There’s quite a lot of controversy when it comes to the practice of food combining. Does it work? Is it worth all the effort? Despite all the opinions, the practice of food combining can significantly ease digestion and promote proper assimilation of nutrients. It’s worth a second look if you’ve already written this practice off.
Developed in 1911 by physician, Howard Hay, who studied and concluded that foods would be better digested if they were eaten with other comparable foods that digested at similar rates or contained the same enzymes necessary to breakdown their nutrients. Sounds rational enough.
The controversy began when after further research and a growing understanding of nutrition we realized that, one – most foods naturally contain a combination of fats, carbohydrates and proteins, making it hard to pinpoint which group a food belongs to categorically, and two – the more combinations of these food categories an ingredient or meal contains, the more types of enzymes are needed to break them down for your system to use. While there has been little direct research on the effects of food combining, the practice has helped many people ease digestion complaints and help with nutrient assimilation, whether scientifically validated or not.
Some believe that because a heavy and complicated meal containing many different ingredients requires different enzymes as well as an acidic or alkalizing environment, these secretions in the digestive process may actually cancel each other out, causing the digestive process to slow and work less efficiently. This can result in gas, bloating, and other complaints of indigestion. More so, poor food combining coupled with indigestion can lead to stagnation and fermentation in the gut, causing bacteria and yeast overgrowth, candida, symptoms of weakened immunity and other results of poor or compromised digestion down the road. Remember, good health starts with a strong gut!
It’s worth revisiting food combining, especially if you have weak digestion. Here’s what you might experience if you give it a go:
– Improved digestion
– Reduction of toxin buildup and formation in the gut
– Increased nutrient absorption
– Reduced gas and bloating
– More rapid elimination
– Improved energy
In Practice: The Rules of Food Combining
eat when hungry
Only eat when hungry. Trust your instinct. If you still feel full from lunch but it’s time for dinner, skip it – it probably means your body still needs time to digest. Try some soothing digestive aid tea instead.
Starches like potatoes combine best with other starches and non-starchy vegetables. Skip the meat and potatoes and instead pair more acidic foods with alkaline ingredients such as leafy greens.
Eat fruit alone or not at all. This is especially true for watery sugary fruits like melons and mangos. Always eat fruit when very ripe as well. Some fruits may be tolerated when eaten with leafy green vegetables. Don’t combine fats with fruits.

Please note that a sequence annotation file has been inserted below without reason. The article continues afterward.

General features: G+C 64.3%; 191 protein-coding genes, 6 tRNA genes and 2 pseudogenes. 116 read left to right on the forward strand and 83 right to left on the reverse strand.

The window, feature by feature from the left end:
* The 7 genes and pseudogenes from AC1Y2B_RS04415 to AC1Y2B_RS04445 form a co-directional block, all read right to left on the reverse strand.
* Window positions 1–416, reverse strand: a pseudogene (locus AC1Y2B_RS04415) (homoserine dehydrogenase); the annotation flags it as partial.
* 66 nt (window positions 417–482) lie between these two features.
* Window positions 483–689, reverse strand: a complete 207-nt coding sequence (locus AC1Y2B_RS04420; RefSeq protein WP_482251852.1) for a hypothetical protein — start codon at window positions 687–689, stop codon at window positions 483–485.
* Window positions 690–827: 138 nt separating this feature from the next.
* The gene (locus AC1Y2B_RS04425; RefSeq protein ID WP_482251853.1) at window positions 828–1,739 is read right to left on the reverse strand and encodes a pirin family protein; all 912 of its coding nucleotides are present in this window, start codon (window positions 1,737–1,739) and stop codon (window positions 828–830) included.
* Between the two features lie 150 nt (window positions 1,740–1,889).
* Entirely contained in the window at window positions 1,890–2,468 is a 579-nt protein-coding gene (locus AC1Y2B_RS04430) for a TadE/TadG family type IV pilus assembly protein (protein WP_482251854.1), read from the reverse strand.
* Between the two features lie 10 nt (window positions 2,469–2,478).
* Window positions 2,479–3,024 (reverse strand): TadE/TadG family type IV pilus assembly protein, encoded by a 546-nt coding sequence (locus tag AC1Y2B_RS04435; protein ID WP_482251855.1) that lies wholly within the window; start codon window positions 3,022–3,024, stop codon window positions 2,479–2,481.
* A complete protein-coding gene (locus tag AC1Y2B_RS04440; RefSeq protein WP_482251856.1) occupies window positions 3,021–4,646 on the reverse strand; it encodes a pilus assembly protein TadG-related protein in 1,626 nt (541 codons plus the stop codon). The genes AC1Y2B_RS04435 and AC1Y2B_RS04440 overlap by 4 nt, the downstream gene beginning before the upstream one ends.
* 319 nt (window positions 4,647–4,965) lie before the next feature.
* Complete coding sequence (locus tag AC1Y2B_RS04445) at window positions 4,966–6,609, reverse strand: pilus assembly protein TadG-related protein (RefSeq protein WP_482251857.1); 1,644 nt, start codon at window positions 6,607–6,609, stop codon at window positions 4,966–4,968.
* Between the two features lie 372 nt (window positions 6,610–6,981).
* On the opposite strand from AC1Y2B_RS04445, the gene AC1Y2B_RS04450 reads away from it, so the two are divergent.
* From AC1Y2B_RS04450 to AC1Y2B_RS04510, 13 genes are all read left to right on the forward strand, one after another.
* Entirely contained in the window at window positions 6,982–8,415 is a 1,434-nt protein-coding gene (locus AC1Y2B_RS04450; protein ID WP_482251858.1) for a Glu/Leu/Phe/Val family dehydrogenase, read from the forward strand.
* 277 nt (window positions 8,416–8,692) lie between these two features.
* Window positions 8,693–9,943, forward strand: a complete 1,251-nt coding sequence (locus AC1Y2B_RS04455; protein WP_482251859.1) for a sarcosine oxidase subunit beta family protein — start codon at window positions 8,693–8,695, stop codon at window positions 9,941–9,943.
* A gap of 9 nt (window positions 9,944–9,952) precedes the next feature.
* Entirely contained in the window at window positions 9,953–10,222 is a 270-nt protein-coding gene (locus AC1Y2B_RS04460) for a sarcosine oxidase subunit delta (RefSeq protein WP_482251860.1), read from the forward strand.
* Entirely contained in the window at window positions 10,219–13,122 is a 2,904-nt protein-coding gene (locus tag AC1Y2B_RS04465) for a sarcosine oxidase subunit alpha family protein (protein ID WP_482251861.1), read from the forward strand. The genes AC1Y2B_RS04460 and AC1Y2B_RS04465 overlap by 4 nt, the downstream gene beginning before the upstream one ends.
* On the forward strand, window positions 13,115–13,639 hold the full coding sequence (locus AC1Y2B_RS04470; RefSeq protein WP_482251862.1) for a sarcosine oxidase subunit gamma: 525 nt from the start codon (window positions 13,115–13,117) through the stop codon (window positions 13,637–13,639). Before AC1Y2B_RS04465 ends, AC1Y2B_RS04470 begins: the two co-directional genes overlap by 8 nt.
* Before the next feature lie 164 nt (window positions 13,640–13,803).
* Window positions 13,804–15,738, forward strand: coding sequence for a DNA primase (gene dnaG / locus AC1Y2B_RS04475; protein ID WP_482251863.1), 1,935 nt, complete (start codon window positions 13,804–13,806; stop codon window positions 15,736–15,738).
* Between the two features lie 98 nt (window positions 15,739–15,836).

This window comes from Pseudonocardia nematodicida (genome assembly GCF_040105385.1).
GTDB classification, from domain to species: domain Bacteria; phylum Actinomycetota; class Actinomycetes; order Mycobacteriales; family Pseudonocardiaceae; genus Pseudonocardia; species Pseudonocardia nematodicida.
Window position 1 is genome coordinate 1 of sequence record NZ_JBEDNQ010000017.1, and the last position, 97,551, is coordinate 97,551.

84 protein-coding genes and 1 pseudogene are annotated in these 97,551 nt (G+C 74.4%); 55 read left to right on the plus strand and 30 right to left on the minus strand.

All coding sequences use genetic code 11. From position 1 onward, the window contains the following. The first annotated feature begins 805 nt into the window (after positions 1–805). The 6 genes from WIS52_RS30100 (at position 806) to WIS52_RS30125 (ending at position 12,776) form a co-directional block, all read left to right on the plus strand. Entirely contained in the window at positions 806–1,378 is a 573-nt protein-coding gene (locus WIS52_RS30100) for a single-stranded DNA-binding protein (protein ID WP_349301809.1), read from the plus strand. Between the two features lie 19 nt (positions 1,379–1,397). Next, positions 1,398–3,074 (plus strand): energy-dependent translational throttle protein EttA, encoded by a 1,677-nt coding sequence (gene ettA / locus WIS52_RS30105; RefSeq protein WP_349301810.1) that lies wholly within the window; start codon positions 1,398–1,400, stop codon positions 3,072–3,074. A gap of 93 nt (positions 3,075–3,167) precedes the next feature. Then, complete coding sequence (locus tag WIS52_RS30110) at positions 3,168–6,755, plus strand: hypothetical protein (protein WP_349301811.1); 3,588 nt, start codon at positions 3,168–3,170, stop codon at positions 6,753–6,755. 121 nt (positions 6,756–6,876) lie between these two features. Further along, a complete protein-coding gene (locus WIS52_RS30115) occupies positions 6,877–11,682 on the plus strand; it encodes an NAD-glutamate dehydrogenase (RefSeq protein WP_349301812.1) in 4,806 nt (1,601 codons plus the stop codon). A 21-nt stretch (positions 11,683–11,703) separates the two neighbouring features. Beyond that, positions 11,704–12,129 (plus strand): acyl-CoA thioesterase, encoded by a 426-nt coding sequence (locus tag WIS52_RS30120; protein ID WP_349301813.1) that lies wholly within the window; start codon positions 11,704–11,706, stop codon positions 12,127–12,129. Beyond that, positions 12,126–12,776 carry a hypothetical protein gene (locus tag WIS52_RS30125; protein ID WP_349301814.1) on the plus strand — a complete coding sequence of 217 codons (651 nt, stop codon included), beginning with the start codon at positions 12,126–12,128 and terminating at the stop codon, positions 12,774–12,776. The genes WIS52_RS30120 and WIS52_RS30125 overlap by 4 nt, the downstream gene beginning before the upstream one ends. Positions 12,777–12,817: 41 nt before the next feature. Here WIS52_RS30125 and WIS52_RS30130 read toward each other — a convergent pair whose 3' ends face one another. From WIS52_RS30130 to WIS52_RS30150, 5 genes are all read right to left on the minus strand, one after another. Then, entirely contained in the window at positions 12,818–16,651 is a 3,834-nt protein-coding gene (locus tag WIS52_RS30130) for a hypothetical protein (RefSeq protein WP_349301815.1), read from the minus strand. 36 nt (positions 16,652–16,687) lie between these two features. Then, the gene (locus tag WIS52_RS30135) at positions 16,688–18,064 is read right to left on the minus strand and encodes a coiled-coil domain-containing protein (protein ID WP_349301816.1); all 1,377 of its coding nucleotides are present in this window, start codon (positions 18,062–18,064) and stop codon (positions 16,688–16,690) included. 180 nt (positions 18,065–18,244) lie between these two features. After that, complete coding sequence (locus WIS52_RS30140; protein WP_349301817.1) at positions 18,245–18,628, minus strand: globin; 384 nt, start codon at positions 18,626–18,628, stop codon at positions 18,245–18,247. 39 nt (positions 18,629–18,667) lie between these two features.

fruits and veggies
Biologically classified fruit like tomatoes, cucumbers and peppers, as well as low sugar fruits such as lemons and limes can be eaten with leafy green vegetables but not starchy vegetables.
Don’t combine fruits and vegetables as they digest at different rates and if we consume them at the same time may lead to unwanted gas and bloating – despite both being healthy choices on their own.
Most lower starch vegetables combine well with most categories of food, the exception being fruit. Mix low starch vegetables with starches or protein but do not include both in the same meal. Low starch vegetables mix well with fats.
There is some degree of varying option when it comes to consuming fats with or without certain food groups. Trust your own personal reaction and if you have sensitive digestion to begin with it may be best to keep the combinations to a minimum when consuming a lot of it. Fats do tend to combine well with almost every food group, except fruit.
beverages and meals
Avoid drinking with meals. Liquids are best consumed about 15-30 minutes before meal or about and 1-2 hours after a meal to help avoid diluting enzymes needed to breakdown foods. If you do reach for a drink with your meal (like most of us do), reach for an herbal tea or kombucha that that will enhance the digestive process.
Focus on lighter less concentrated ingredients, such as fruit or vegetable juices, in the morning (before noon) to help improve the elimination cycle since these require very little digestion.
Breaking the rules
Every now and then it’s ok to stretch the rules just a bit, and there are certain instances involved in the practice of food combining where breaking the rules actually works to our advantage.
vitamin C and leafy greens
The vitamin C in many fruits may help to increase the absorption of iron from iron-rich plant foods, such as spinach.
fat soluble vitamins
Consuming fats from nuts, seeds, avocados or oils, with green vegetables may assist in the absorption of minerals and fat-soluble vitamins from these ingredients.
Our beloved green smoothies…while these may break food combining ways in more ways than one, just the act of blending alone may be enough to help breakdown and digest these ingredients.
Listen to your body after you drink your smoothies to gauge if you need to cut back on the complexity of your ingredient combinations.